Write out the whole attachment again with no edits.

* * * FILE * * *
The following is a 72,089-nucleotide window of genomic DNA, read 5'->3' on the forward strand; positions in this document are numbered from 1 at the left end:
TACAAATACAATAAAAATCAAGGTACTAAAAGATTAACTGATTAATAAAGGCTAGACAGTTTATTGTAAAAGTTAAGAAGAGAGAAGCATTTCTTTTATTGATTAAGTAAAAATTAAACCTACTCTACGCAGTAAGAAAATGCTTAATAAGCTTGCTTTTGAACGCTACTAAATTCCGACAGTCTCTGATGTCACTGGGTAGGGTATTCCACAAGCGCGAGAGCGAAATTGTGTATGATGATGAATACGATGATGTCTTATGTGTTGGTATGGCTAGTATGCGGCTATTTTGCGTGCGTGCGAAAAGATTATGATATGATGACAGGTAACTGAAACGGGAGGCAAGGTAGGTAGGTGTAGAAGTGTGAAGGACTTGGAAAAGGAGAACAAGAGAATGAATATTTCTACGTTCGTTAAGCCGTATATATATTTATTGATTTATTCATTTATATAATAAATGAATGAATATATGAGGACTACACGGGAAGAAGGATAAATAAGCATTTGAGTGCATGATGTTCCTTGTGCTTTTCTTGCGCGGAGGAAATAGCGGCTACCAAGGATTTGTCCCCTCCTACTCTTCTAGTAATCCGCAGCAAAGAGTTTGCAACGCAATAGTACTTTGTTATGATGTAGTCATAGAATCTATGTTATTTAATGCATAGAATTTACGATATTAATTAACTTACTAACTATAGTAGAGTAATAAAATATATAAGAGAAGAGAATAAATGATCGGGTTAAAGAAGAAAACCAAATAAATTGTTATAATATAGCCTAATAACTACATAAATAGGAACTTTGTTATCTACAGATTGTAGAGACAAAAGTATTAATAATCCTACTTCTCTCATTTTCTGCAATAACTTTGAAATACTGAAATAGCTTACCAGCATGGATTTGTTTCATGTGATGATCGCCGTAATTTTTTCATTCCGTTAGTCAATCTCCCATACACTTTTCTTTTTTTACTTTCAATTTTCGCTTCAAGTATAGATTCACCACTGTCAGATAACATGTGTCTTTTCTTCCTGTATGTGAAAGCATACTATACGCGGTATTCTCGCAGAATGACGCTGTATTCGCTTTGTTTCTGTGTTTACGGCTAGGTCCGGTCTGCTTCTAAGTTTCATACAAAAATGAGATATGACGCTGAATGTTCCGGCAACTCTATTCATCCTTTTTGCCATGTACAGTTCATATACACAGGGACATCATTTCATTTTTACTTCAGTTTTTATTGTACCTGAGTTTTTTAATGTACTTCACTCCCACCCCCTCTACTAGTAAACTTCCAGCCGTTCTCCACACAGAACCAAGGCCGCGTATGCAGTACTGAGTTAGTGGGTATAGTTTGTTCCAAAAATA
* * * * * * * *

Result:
The following is a 72,089-nucleotide window of genomic DNA, read 5'->3' on the forward strand; positions in this document are numbered from 1 at the left end:
TACAAATACAATAAAAATCAAGGTACTAAAAGATTAACTGATTAATAAAGGCTAGACAGTTTATTGTAAAAGTTAAGAAGAGAGAAGCATTTCTTTTATTGATTAAGTAAAAATTAAACCTACTCTACGCAGTAAGAAAATGCTTAATAAGCTTGCTTTTGAACGCTACTAAATTCCGACAGTCTCTGATGTCACTGGGTAGGGTATTCCACAAGCGCGAGAGCGAAATTGTGTATGATGATGAATACGATGATGTCTTATGTGTTGGTATGGCTAGTATGCGGCTATTTTGCGTGCGTGCGAAAAGATTATGATATGATGACAGGTAACTGAAACGGGAGGCAAGGTAGGTAGGTGTAGAAGTGTGAAGGACTTGGAAAAGGAGAACAAGAGAATGAATATTTCTACGTTCGTTAAGCCGTATATATATTTATTGATTTATTCATTTATATAATAAATGAATGAATATATGAGGACTACACGGGAAGAAGGATAAATAAGCATTTGAGTGCATGATGTTCCTTGTGCTTTTCTTGCGCGGAGGAAATAGCGGCTACCAAGGATTTGTCCCCTCCTACTCTTCTAGTAATCCGCAGCAAAGAGTTTGCAACGCAATAGTACTTTGTTATGATGTAGTCATAGAATCTATGTTATTTAATGCATAGAATTTACGATATTAATTAACTTACTAACTATAGTAGAGTAATAAAATATATAAGAGAAGAGAATAAATGATCGGGTTAAAGAAGAAAACCAAATAAATTGTTATAATATAGCCTAATAACTACATAAATAGGAACTTTGTTATCTACAGATTGTAGAGACAAAAGTATTAATAATCCTACTTCTCTCATTTTCTGCAATAACTTTGAAATACTGAAATAGCTTACCAGCATGGATTTGTTTCATGTGATGATCGCCGTAATTTTTTCATTCCGTTAGTCAATCTCCCATACACTTTTCTTTTTTTACTTTCAATTTTCGCTTCAAGTATAGATTCACCACTGTCAGATAACATGTGTCTTTTCTTCCTGTATGTGAAAGCATACTATACGCGGTATTCTCGCAGAATGACGCTGTATTCGCTTTGTTTCTGTGTTTACGGCTAGGTCCGGTCTGCTTCTAAGTTTCATACAAAAATGAGATATGACGCTGAATGTTCCGGCAACTCTATTCATCCTTTTTGCCATGTACAGTTCATATACACAGGGACATCATTTCATTTTTACTTCAGTTTTTATTGTACCTGAGTTTTTTAATGTACTTCACTCCCACCCCCTCTACTAGTAAACTTCCAGCCGTTCTCCACACAGAACCAAGGCCGCGTATGCAGTACTGAGTTAGTGGGTATAGTTTGTTCCAAAAATA